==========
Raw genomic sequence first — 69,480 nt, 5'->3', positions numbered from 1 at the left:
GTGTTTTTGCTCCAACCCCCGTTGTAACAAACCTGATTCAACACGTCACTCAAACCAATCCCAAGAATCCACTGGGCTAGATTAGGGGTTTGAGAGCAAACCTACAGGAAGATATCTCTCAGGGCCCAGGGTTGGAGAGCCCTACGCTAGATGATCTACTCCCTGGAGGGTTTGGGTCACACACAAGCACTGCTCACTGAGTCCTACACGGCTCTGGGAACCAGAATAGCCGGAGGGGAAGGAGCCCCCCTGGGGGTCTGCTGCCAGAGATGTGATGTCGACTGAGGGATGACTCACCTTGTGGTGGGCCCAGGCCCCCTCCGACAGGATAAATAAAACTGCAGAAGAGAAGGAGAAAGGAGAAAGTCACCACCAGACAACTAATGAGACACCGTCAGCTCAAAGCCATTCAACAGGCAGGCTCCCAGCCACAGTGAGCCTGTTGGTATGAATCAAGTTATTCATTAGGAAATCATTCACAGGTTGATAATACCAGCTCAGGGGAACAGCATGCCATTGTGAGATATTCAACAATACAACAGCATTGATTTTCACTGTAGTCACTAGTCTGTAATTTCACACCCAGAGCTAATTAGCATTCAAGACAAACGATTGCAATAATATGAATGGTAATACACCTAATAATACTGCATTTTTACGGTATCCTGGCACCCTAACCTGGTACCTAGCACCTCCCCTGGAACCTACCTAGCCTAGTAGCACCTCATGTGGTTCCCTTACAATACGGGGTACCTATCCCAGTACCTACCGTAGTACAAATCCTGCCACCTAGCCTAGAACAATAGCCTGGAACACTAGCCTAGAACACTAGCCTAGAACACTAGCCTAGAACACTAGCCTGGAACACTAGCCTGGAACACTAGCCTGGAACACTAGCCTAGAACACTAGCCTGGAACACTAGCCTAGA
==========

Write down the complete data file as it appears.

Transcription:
Raw genomic sequence first — 69,480 nt, 5'->3', positions numbered from 1 at the left:
GTGTTTTTGCTCCAACCCCCGTTGTAACAAACCTGATTCAACACGTCACTCAAACCAATCCCAAGAATCCACTGGGCTAGATTAGGGGTTTGAGAGCAAACCTACAGGAAGATATCTCTCAGGGCCCAGGGTTGGAGAGCCCTACGCTAGATGATCTACTCCCTGGAGGGTTTGGGTCACACACAAGCACTGCTCACTGAGTCCTACACGGCTCTGGGAACCAGAATAGCCGGAGGGGAAGGAGCCCCCCTGGGGGTCTGCTGCCAGAGATGTGATGTCGACTGAGGGATGACTCACCTTGTGGTGGGCCCAGGCCCCCTCCGACAGGATAAATAAAACTGCAGAAGAGAAGGAGAAAGGAGAAAGTCACCACCAGACAACTAATGAGACACCGTCAGCTCAAAGCCATTCAACAGGCAGGCTCCCAGCCACAGTGAGCCTGTTGGTATGAATCAAGTTATTCATTAGGAAATCATTCACAGGTTGATAATACCAGCTCAGGGGAACAGCATGCCATTGTGAGATATTCAACAATACAACAGCATTGATTTTCACTGTAGTCACTAGTCTGTAATTTCACACCCAGAGCTAATTAGCATTCAAGACAAACGATTGCAATAATATGAATGGTAATACACCTAATAATACTGCATTTTTACGGTATCCTGGCACCCTAACCTGGTACCTAGCACCTCCCCTGGAACCTACCTAGCCTAGTAGCACCTCATGTGGTTCCCTTACAATACGGGGTACCTATCCCAGTACCTACCGTAGTACAAATCCTGCCACCTAGCCTAGAACAATAGCCTGGAACACTAGCCTAGAACACTAGCCTAGAACACTAGCCTAGAACACTAGCCTGGAACACTAGCCTGGAACACTAGCCTGGAACACTAGCCTAGAACACTAGCCTGGAACACTAGCCTAGA